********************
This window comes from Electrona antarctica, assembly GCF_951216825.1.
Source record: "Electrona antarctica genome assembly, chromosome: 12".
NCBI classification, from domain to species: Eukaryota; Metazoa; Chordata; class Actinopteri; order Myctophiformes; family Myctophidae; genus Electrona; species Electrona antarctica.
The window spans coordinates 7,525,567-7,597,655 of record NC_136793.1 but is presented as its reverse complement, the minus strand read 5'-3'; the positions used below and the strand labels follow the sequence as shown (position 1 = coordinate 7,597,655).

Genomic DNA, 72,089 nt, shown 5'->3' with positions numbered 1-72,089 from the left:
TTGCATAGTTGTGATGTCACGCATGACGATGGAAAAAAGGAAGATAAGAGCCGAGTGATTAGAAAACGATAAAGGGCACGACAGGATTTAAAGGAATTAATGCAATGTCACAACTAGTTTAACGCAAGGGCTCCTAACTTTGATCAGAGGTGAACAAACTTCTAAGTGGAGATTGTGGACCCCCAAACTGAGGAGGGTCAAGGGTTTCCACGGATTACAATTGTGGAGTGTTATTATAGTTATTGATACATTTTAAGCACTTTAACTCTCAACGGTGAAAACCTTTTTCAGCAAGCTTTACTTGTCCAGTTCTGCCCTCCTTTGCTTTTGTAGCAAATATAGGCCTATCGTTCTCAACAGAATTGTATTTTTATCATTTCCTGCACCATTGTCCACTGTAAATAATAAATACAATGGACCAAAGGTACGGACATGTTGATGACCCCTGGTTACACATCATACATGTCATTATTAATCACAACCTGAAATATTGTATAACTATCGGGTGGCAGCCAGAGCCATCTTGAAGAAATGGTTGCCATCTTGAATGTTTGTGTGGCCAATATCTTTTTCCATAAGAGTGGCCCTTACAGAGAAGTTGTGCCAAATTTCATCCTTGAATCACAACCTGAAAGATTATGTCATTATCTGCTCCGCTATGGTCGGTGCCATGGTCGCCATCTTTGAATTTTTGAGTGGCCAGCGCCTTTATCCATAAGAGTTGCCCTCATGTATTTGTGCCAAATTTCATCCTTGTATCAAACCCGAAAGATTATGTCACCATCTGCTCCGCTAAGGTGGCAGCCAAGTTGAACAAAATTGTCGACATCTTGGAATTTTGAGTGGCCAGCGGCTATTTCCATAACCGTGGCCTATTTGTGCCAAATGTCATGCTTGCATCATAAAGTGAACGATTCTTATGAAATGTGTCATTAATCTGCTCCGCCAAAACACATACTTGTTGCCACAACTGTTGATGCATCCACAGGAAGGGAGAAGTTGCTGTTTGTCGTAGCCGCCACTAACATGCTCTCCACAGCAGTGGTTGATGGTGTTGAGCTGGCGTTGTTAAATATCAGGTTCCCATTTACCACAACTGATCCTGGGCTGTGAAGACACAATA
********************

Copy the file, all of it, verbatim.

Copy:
This window comes from Electrona antarctica, assembly GCF_951216825.1.
Source record: "Electrona antarctica genome assembly, chromosome: 12".
NCBI classification, from domain to species: Eukaryota; Metazoa; Chordata; class Actinopteri; order Myctophiformes; family Myctophidae; genus Electrona; species Electrona antarctica.
The window spans coordinates 7,525,567-7,597,655 of record NC_136793.1 but is presented as its reverse complement, the minus strand read 5'-3'; the positions used below and the strand labels follow the sequence as shown (position 1 = coordinate 7,597,655).

Genomic DNA, 72,089 nt, shown 5'->3' with positions numbered 1-72,089 from the left:
TTGCATAGTTGTGATGTCACGCATGACGATGGAAAAAAGGAAGATAAGAGCCGAGTGATTAGAAAACGATAAAGGGCACGACAGGATTTAAAGGAATTAATGCAATGTCACAACTAGTTTAACGCAAGGGCTCCTAACTTTGATCAGAGGTGAACAAACTTCTAAGTGGAGATTGTGGACCCCCAAACTGAGGAGGGTCAAGGGTTTCCACGGATTACAATTGTGGAGTGTTATTATAGTTATTGATACATTTTAAGCACTTTAACTCTCAACGGTGAAAACCTTTTTCAGCAAGCTTTACTTGTCCAGTTCTGCCCTCCTTTGCTTTTGTAGCAAATATAGGCCTATCGTTCTCAACAGAATTGTATTTTTATCATTTCCTGCACCATTGTCCACTGTAAATAATAAATACAATGGACCAAAGGTACGGACATGTTGATGACCCCTGGTTACACATCATACATGTCATTATTAATCACAACCTGAAATATTGTATAACTATCGGGTGGCAGCCAGAGCCATCTTGAAGAAATGGTTGCCATCTTGAATGTTTGTGTGGCCAATATCTTTTTCCATAAGAGTGGCCCTTACAGAGAAGTTGTGCCAAATTTCATCCTTGAATCACAACCTGAAAGATTATGTCATTATCTGCTCCGCTATGGTCGGTGCCATGGTCGCCATCTTTGAATTTTTGAGTGGCCAGCGCCTTTATCCATAAGAGTTGCCCTCATGTATTTGTGCCAAATTTCATCCTTGTATCAAACCCGAAAGATTATGTCACCATCTGCTCCGCTAAGGTGGCAGCCAAGTTGAACAAAATTGTCGACATCTTGGAATTTTGAGTGGCCAGCGGCTATTTCCATAACCGTGGCCTATTTGTGCCAAATGTCATGCTTGCATCATAAAGTGAACGATTCTTATGAAATGTGTCATTAATCTGCTCCGCCAAAACACATACTTGTTGCCACAACTGTTGATGCATCCACAGGAAGGGAGAAGTTGCTGTTTGTCGTAGCCGCCACTAACATGCTCTCCACAGCAGTGGTTGATGGTGTTGAGCTGGCGTTGTTAAATATCAGGTTCCCATTTACCACAACTGATCCTGGGCTGTGAAGACACAATA